Nearly a century later, stories about heroes and villains have never been more popular. Kids and parents alike have been mesmerized by the literary and cinematic clashes between Harry Potter and his nemesis, Voldemort. And then there's Spider-Man, Batman, Pirates of the Caribbean24Lost...even American Idol.... And yet, so many of our heroes these days are unheroic: Showtime's Dexter is a vigilnte who kills criminals, because he happens to be a serial killer. Jason Bourne is a cipher to himself who can't understand why he reflexively snaps people's necks. 24's Jack Bauer often acts like a terrorist so he can catch one. Do drastic times make for drastic heroes, like Christian Bale's Batman — or was Heath Ledger's Joker correct in arguing that ''good'' and ''evil'' are meaningless concepts? ...


 This next part is very telling of the state that has driven our heroes into exile:

The current state of heroism can be summed up in a word: Lost. Like the castaways of ABC's mystery drama, today's would-be heroes are so flawed or messed up, they need to be saved from themselves before they save anyone else. Some succeed, like Iron Man's ethically murky Tony Stark. But many others — Anakin Skywalker; the meth-cooking cancer dad on Breaking Bad; almost anyone on HBO, Showtime, or FX — find it more empowering to embrace the dark side. These characters reflect a culture that feels powerless and pissed: We desperately want good to triumph over evil, but we can't staunch our doubts that good is up to the task. ''We want heroes to know the difference between good and bad, and we want them to be strong,'' says Lost exec producer Damon Lindelof. ''However, it's hard for such a person to be accessible unless they're also extremely effed up...because only a seriously disturbed individual would want to be a hero.''

  While I disagree with that last line, the ending of this essay is spot-on:

 We need more from pop culture than just seeing good guys and bad guys in action — we need to see how they're made. 
 I'd like to think that Superhero Babylon has done its share in that goal, and we're certainly glad to see these discussions being taking seriously in the mainstream. It's a good sign that a magazine called ENTERTAINMENT WEEKLY can overcome the dichotomy between ideas and entertainment.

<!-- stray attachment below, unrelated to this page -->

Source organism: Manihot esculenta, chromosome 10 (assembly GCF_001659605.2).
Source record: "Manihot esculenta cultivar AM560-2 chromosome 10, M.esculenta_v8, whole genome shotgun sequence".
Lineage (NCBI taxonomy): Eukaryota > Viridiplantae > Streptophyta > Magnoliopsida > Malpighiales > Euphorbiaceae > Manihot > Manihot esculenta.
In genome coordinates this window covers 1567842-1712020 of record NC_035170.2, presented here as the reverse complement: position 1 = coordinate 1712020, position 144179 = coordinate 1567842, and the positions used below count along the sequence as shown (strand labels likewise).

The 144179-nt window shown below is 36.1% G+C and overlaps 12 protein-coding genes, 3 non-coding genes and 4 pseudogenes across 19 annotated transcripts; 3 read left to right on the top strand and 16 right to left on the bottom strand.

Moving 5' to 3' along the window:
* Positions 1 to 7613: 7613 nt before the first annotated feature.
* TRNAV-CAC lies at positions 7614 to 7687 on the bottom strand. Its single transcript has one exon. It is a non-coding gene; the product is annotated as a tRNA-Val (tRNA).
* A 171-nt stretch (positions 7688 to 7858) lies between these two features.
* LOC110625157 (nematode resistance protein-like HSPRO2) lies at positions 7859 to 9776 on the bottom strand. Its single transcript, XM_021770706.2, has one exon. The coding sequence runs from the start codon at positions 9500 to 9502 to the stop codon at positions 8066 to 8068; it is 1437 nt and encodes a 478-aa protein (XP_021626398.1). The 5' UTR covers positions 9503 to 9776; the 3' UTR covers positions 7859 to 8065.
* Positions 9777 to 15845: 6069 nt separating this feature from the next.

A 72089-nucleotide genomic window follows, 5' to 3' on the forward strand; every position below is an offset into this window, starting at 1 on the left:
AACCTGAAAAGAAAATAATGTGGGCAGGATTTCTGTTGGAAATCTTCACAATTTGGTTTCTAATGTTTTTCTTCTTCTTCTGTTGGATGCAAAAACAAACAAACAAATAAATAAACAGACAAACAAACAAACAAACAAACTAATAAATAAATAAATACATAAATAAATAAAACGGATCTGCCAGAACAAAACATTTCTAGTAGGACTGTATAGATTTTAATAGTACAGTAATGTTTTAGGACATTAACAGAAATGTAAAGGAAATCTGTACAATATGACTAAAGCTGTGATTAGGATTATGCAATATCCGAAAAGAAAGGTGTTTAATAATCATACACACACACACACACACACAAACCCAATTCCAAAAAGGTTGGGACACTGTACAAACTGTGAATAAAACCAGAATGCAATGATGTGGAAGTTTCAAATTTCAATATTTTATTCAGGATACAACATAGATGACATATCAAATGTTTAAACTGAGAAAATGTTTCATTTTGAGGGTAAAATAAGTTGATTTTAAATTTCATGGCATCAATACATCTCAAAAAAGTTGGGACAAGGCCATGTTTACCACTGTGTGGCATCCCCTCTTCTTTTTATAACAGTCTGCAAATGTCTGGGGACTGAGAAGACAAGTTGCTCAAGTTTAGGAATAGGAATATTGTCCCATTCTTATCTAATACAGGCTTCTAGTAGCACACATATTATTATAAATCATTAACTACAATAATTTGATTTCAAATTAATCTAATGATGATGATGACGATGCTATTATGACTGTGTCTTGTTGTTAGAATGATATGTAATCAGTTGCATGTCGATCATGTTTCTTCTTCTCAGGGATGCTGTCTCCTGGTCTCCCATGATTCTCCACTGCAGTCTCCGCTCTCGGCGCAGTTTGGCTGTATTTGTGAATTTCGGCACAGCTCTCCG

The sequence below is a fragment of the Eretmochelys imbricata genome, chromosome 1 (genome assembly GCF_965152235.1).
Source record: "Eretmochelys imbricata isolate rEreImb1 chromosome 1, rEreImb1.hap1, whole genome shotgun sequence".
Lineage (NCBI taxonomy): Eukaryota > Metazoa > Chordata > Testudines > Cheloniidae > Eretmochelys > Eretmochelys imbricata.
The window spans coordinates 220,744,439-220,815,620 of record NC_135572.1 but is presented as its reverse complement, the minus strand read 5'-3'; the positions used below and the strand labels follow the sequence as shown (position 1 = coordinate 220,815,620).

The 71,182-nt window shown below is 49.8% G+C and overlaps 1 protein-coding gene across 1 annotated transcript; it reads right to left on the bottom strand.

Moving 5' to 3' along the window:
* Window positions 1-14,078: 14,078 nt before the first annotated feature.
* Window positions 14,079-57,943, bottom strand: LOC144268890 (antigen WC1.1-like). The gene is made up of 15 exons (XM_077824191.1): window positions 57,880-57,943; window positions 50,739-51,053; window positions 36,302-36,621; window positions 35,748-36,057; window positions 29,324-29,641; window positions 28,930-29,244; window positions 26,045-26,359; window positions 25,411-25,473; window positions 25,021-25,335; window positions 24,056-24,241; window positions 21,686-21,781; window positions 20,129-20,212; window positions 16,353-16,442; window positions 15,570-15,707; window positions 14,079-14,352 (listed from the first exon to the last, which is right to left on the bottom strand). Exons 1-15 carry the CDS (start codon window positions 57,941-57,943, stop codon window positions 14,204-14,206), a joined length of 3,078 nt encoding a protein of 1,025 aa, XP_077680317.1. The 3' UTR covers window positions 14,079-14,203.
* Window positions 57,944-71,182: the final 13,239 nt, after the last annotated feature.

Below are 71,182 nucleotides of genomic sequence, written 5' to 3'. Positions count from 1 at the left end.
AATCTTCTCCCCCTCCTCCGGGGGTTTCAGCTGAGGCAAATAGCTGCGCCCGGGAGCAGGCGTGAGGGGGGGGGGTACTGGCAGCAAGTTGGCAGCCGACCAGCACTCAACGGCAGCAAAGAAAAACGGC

All Hail Our New Crocodile Masters

America, bow to your new master: the crocodile.

I'm sitting here, watching Animal Planet, which is showing documentaries about crocodiles. One such show is bemoaning the lack of crocodiles in Costa Rica or some such place, and how there is concern for their long-term survival. The solution: introduce them from America. Cut to a shot of some village children and a two-year old croc. As the kids tease and run, the narrator warns that "even at two years old, the croc may be more inclined to fight than to flee." The show closes after that with another lament for the future of this "noble predator."

Say it with me, people: Predator. PREDATOR.

This is what we've done in America. We've released predators into our habitat, to grow up and devour the children. These are no longer babies, but fully-grown, and running amok in Washington, in our economy. There are sharks and snakes and gators and every nasty sort of swamp-dwellers you can thing of. We feed them, but their insatiable appetites continue to grow.

WHY DO WE FEED THEM? We've been told, for so long, that these predators are part of the eco-system, that without them, the system would fall out of balance. So we continue to feed them, hoping that they don't bite the hand that feeds them. But they can never be domesticated.

Again, say it with me: PREDATOR.

The proper role of a hero is to hunt down a predator before they feed on the village children. Today, our heroes are in exile. Instead of Crocodile Dundee, our new Crocodile Hunters dangle out kids like bait. America, however, is guilty of much worse: the village children are not bait, but food, to be sacrificed to these predators. Where are the heroes today, and why do they allow this sacrifice? The Greeks sent Theseus into the labyrinth to slay the Minotaur to end the child sacrifices; today, modern cretins have Captain Hook. Hook would rather feed the Lost Boys to the crocodile, to stave off the truth: it's Hook that the crocodile really wants. The crocodile follows him around, with a tell-tale sign: a swallowed, ticking clock that tells Hook one thing: his time will soon be up. And so, the same is true for you, America. You can fear it, feed it, appease it all you want, but it will never be tamed. And unless you slay this predator, your time is up, too.